Thursday, August 20, 2009
Thursday, August 13, 2009
Kneading the dough
Rolling pie dough between sheets of wax paper
The dough sticks to wax paper and is easy to transfer to pie pan.
Waiting for the lid.
Fluting the crusts together
Good idea to cut a vent
¡Esto es! See my recipe in posting below.
Posted by Claire at 11:01 PM
Preheat Oven to 400 degrees.
(Yes, this is my antique, 1970's Magic Chef Electric Range.)
Mix and let stand while you make crust:
About 6 cups fresh wild blackberries
1/2 cup sugar
1/2 cup Minute Tapioca
(make sure you have 1 tablespoon butter to add to berries before top crust)
CLAIRE'S CRUST (EASY)
- Measure two cups unbleached flour, exactly as possible. "Cut" off excess flour at top with table knife.
- Stir in 1/2 teaspoon sea salt.
- As you pour in 1/2 cup canola or other suitable oil (mild flavored), mix with fork.
- Add approximately 1/2 cup milk (this is the Zen part) according to atmospheric conditions the dough will come together with more or less milk. As dough begins to stick together stop pouring milk. Sometimes I have used as little as 1/4 cup milk.
- Knead the dough slightly and form soft ball. Divide dough into two equal balls.
- Flatten 1 ball onto wax paper and cover with another sheet of wax paper.
- Roll with rolling pin from center outward until dough is about 1/4 inch thick, roundish and larger than your pie pan.
- Lift top sheet of wax paper and place over 8 1/2 inch pie plate, wax paper side up.
- Peel off wax paper.
- Add berries + 1 tablespoon butter, broken into little dots that you scatter on top of fruit.
- Repeat the roll and lift, laying top crust over berries and butter.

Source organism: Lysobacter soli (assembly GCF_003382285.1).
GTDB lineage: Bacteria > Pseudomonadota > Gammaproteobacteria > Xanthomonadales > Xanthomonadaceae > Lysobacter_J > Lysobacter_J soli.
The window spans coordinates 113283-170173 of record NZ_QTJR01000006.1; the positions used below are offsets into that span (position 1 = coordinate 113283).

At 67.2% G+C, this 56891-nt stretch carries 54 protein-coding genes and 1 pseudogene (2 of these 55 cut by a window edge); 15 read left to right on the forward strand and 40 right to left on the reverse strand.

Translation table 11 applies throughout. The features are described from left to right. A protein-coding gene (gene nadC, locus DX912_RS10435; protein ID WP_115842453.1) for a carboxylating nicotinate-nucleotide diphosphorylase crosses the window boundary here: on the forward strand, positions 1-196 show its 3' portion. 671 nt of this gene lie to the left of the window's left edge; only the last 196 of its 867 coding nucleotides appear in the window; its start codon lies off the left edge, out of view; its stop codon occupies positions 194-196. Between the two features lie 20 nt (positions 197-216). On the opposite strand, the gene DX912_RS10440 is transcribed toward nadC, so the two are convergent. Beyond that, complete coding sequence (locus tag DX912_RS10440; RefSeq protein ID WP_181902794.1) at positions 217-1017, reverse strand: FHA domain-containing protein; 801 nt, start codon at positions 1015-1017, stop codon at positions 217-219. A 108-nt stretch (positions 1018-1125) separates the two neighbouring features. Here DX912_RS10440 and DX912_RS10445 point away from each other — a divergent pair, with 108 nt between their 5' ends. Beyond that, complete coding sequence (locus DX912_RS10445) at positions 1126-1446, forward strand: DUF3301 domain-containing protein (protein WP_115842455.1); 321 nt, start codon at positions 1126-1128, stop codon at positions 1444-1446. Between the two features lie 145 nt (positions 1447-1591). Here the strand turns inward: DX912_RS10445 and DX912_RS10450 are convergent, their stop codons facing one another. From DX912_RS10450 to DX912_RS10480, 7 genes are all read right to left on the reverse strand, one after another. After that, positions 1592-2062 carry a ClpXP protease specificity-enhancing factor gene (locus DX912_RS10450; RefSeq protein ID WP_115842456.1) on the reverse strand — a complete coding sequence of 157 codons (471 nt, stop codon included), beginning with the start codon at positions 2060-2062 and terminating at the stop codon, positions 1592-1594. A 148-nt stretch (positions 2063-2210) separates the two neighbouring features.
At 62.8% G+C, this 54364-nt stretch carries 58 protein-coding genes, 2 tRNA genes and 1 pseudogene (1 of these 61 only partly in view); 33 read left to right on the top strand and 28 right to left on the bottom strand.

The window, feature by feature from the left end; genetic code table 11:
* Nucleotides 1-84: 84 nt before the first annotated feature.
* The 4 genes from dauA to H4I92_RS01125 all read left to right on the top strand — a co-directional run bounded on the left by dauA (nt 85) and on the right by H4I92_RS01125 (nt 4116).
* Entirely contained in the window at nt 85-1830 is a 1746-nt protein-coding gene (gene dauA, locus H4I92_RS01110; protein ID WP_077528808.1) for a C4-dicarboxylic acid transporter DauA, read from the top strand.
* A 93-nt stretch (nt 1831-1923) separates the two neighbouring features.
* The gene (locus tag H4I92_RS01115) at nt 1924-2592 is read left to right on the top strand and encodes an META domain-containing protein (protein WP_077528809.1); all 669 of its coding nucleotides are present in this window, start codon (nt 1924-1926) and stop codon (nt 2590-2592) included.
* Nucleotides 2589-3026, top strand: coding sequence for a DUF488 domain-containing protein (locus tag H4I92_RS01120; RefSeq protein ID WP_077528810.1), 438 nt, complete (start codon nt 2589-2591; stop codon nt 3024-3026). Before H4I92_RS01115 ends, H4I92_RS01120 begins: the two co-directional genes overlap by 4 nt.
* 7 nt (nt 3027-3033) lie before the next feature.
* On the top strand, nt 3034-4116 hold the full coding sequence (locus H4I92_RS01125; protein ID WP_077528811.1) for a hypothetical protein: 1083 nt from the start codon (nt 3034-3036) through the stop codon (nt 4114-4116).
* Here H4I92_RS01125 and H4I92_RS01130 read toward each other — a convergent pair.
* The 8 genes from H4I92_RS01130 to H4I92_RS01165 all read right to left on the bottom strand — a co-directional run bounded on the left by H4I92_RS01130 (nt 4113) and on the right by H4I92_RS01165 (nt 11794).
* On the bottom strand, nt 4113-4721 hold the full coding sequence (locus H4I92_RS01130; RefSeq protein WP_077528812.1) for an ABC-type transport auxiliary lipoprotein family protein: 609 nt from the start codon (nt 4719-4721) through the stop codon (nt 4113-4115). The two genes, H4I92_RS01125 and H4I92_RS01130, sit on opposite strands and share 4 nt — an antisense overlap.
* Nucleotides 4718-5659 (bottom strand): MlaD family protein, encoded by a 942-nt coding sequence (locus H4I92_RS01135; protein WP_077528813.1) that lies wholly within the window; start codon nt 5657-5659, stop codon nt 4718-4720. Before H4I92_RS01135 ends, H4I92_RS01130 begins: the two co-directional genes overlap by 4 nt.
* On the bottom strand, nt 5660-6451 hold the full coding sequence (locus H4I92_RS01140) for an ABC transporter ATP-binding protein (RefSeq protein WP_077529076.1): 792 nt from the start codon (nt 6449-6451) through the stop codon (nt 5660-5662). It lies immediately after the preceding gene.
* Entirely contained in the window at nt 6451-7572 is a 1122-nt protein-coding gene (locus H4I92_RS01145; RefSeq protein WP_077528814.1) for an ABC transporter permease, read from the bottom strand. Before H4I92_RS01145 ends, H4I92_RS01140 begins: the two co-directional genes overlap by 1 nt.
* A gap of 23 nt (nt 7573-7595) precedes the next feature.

- Crimp together top and bottom crust.
- Cut out vent. I always put a heart: for Heart Space, for love, for the courageous heart it takes to brave those thorns and pick the wild blackberries.
- Place pie pan on cookie sheet and bake for one hour at 400 degrees. (Middle oven rack)
- Cool for at least 1 1/2 hours for best results.
Wednesday, August 5, 2009
or La Serenita:
The Sea Goddess of South America
Mermaid Necklace, by Clarita
The clear and darker aquamarine stones in this
necklace catch the light and pool cool oceanic color. Notice the
silvery dolphin the mermaid rides and the little gold stars.
I found this onyx, hand-painted in Ukraine pendant
in Santa Fe, New Mexico!
One of my favorite mythical creatures is the mermaid. I love the thought of a beautiful sea creature: half-human and half-fish. The iridescent scales, the comb of shell and the hair that floats like seaweed atop the water. The story of a mermaid will always enchant me, whether Disney or something more numinous, such as The Secret of Roan Inish, or the Silkie of Shule Skerry.
In Hispanic cultures, the mermaid is a sea goddess: La Serenita, often pictured in a floaty white dress with a star on her forehead and instead of long golden hair, Serenita's locks are as black as the night. This South American goddess is descended from the African goddess Yemaya.
The sixteen-inch mermaid necklace I created for my Heartspace Etsy store consists of a Ukrainian pendant painted on semi-precious onyx, with what must have been a minute paint brush. The pendant is an one inch by one half inch faceted oval. The necklace itself is of onyx, fresh-water Aegean blue pearls, aquamarine faceted rondelles, gold-plated beads, aquamarine chips and lovely Japanese seed beads, like opalescent water droplets. The clasp is gold-filled. A truly winsome bit of fancy.
Posted by Claire at 11:17 PM